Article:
curve, the procedure will already typically not work; it will usually get stuck in one of the local minima and never reach a global minimum.

And for discrete systems involving, say, just black and white squares, it turns out to be almost inevitable that the curves which arise have the kind of jagged form shown in the third picture at the bottom of the facing page. So this has the consequence that a simple iterative procedure that always tries to go downhill will almost invariably get stuck.

How can one avoid this? One general strategy is to add randomness, so that in essence one continually shakes the system to prevent it from getting stuck. But the details of how one does this tend to have a great effect on the results one gets.

The procedure at the top of the facing page already in a sense involved randomness, for it picked a square at random at each step. But as we saw, with this particular procedure the system can still get stuck.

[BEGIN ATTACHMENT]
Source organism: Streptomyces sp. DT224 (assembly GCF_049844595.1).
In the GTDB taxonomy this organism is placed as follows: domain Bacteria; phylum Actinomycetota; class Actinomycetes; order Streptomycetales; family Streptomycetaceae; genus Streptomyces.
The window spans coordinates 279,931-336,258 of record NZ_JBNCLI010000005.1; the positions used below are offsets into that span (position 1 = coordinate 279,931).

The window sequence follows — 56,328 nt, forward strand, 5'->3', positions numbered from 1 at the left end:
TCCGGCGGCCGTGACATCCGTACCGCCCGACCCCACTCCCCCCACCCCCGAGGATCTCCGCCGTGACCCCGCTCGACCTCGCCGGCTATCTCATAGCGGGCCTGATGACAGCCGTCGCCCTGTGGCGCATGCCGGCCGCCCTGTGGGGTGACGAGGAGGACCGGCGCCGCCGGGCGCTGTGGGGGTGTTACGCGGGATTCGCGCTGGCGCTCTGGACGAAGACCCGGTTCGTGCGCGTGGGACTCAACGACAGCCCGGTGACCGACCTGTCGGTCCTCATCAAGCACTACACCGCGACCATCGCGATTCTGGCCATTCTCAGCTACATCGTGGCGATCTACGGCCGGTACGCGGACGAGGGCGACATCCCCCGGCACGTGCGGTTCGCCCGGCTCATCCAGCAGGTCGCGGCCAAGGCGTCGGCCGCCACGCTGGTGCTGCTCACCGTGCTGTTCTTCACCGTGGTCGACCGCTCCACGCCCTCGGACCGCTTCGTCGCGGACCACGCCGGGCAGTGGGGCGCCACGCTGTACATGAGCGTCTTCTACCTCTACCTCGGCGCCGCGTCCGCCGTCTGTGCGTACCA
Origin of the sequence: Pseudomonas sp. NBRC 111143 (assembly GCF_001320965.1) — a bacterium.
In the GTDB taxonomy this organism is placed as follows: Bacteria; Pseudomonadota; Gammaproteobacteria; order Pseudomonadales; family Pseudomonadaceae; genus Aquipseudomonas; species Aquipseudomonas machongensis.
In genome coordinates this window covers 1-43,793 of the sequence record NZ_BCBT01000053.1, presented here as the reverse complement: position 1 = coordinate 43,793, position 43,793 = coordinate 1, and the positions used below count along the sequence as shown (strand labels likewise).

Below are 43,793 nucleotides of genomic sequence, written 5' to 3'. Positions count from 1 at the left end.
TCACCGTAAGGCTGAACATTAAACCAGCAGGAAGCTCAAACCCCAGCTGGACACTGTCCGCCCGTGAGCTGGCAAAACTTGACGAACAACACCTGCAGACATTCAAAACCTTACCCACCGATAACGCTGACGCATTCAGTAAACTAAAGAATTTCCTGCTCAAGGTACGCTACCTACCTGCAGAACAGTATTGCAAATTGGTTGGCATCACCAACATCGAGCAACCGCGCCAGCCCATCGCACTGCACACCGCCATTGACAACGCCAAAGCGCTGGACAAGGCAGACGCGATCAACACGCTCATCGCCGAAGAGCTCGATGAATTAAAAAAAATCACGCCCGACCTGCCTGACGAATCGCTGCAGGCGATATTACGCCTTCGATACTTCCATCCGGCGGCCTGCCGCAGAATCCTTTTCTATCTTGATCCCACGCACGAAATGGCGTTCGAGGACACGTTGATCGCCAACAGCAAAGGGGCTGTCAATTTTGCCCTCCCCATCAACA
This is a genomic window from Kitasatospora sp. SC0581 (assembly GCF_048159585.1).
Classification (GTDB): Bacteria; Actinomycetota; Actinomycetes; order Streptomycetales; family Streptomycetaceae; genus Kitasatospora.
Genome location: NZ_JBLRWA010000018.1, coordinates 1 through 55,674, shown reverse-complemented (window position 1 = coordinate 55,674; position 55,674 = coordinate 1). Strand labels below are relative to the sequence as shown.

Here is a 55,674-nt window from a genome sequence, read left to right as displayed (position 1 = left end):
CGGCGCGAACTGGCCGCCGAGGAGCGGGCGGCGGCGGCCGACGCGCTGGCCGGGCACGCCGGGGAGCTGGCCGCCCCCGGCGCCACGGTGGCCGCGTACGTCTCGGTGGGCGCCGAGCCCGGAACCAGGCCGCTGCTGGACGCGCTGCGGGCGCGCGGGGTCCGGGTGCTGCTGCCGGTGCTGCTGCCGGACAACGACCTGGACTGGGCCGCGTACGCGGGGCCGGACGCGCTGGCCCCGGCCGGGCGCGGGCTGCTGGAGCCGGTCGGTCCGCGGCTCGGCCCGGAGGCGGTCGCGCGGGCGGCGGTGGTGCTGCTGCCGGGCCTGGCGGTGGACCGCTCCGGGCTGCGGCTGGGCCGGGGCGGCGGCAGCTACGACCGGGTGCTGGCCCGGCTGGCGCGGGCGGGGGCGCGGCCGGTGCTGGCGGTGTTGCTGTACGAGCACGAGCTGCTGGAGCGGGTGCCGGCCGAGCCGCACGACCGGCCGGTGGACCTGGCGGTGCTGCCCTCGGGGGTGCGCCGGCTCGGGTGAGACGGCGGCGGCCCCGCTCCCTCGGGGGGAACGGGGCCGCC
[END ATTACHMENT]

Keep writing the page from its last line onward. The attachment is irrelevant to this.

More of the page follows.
Modifying the procedure slightly, however, can avoid this. And as an example the pictures below show what happens if at each step one reverses the color of a random square not only if this will decrease the total number of squares violating the constraints, but also if it leaves this number the same. In this case the system never gets permanently stuck, and instead will always eventually evolve to satisfy the constraints.

Results from a slight modification to the procedure used in the picture at the top of the facing page. A random square is again picked at each step. But now the color of that square is reversed not only if doing so actually changes the total number of squares that violate the constraint, but also if it leaves this number the same. With this procedure, evolution from any initial condition can visit every possible configuration, so that the configurations which satisfy the constraints will at least eventually be reached.

From Stephen Wolfram: A New Kind of Science [citation]